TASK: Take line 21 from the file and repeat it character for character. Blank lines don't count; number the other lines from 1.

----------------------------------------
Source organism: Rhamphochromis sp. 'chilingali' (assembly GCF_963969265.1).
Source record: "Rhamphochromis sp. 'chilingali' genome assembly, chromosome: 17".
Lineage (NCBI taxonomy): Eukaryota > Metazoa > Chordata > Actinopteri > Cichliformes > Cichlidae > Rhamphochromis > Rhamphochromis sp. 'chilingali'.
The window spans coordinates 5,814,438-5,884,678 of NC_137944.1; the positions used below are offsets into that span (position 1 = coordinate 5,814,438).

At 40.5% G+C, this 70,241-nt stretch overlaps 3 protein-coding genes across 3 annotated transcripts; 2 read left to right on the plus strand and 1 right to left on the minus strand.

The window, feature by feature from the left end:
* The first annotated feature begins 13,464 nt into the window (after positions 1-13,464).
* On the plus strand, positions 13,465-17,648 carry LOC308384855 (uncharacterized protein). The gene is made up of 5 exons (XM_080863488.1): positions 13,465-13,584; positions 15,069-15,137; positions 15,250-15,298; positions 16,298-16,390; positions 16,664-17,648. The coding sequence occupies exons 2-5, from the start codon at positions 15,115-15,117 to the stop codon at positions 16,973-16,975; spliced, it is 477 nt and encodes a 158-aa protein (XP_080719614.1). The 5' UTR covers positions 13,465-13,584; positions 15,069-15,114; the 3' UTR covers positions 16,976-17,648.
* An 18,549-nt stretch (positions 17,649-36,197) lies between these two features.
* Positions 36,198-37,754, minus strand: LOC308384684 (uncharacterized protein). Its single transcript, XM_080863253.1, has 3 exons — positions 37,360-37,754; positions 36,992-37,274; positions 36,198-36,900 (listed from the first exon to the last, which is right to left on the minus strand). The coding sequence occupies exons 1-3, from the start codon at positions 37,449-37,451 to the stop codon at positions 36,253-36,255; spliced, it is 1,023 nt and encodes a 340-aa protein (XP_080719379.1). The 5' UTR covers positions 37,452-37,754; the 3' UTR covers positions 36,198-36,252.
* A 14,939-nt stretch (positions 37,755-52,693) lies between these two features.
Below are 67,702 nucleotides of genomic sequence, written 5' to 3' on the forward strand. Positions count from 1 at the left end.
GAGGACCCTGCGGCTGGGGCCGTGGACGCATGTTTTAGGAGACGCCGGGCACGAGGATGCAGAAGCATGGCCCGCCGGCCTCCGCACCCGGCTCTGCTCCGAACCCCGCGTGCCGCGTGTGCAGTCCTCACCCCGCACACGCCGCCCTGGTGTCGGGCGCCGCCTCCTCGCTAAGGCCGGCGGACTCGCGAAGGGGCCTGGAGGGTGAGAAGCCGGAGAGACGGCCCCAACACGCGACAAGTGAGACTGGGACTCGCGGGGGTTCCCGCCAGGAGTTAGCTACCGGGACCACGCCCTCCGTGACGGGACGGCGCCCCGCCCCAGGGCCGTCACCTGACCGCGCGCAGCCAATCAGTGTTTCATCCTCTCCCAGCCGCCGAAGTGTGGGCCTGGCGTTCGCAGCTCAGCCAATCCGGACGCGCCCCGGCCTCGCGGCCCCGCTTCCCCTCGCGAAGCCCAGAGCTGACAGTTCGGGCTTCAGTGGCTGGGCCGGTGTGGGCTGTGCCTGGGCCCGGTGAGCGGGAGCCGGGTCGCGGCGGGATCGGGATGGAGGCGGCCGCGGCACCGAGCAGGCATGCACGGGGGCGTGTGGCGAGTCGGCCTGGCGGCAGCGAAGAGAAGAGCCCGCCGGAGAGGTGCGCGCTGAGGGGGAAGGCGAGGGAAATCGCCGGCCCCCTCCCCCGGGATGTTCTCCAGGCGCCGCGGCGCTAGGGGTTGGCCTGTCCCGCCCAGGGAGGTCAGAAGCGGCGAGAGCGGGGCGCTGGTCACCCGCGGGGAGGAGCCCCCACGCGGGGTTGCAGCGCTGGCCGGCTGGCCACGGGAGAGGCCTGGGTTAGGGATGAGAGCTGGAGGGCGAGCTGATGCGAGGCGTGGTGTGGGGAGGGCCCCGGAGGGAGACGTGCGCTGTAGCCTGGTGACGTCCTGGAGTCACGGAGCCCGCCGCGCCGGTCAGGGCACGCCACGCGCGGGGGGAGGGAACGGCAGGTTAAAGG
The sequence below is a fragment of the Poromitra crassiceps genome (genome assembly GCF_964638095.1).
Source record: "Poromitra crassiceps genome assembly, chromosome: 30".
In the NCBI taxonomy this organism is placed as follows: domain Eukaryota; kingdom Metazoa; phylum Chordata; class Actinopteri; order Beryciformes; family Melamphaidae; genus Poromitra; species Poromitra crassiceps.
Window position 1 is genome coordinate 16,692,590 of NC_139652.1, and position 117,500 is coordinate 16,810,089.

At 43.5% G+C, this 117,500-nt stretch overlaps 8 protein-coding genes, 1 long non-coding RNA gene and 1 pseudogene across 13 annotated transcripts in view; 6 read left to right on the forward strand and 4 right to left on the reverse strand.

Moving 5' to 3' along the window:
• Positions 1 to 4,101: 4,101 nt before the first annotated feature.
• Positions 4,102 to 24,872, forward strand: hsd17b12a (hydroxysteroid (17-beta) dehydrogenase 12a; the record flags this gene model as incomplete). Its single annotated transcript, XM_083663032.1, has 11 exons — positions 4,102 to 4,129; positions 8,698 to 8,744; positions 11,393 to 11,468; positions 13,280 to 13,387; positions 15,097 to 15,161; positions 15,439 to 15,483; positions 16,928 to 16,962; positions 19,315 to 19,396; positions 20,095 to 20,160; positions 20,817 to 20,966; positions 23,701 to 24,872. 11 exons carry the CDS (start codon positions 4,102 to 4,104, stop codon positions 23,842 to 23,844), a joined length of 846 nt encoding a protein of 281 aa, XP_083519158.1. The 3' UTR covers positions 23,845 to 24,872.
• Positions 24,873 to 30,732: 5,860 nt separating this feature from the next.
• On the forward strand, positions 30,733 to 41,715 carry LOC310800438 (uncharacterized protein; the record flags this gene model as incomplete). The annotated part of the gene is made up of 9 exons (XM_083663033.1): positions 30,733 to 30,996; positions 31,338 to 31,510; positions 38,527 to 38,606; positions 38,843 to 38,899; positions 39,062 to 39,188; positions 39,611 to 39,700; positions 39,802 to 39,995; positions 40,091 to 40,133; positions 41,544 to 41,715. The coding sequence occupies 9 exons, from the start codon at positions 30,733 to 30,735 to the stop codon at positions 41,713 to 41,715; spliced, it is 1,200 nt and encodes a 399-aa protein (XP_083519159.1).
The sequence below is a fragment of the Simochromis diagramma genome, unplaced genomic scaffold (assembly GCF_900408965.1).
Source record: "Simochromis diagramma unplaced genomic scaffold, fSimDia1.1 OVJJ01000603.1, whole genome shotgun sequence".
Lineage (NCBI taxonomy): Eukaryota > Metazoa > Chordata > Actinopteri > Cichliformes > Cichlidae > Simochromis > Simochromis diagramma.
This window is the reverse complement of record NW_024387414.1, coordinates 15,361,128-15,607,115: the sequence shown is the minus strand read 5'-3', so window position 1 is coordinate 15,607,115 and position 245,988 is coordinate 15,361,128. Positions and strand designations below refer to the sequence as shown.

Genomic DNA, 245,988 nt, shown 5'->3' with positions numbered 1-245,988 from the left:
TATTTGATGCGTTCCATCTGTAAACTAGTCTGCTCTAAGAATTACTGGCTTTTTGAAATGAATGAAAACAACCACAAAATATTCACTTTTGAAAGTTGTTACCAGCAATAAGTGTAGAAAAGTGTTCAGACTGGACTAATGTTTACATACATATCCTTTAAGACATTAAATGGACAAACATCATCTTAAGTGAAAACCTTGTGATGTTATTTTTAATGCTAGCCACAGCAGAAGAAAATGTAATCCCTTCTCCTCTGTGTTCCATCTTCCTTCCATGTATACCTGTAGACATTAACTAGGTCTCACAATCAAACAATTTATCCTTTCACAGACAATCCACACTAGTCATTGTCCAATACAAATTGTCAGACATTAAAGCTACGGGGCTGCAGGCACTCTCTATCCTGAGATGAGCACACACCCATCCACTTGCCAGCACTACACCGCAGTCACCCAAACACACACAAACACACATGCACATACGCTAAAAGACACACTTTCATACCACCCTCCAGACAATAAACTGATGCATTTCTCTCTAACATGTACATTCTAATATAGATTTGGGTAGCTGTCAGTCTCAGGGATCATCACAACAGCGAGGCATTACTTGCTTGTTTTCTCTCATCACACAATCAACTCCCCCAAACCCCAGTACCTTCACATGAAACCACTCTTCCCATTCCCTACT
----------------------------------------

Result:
• Positions 4,102 to 24,872, forward strand: hsd17b12a (hydroxysteroid (17-beta) dehydrogenase 12a; the record flags this gene model as incomplete). Its single annotated transcript, XM_083663032.1, has 11 exons — positions 4,102 to 4,129; positions 8,698 to 8,744; positions 11,393 to 11,468; positions 13,280 to 13,387; positions 15,097 to 15,161; positions 15,439 to 15,483; positions 16,928 to 16,962; positions 19,315 to 19,396; positions 20,095 to 20,160; positions 20,817 to 20,966; positions 23,701 to 24,872. 11 exons carry the CDS (start codon positions 4,102 to 4,104, stop codon positions 23,842 to 23,844), a joined length of 846 nt encoding a protein of 281 aa, XP_083519158.1. The 3' UTR covers positions 23,845 to 24,872.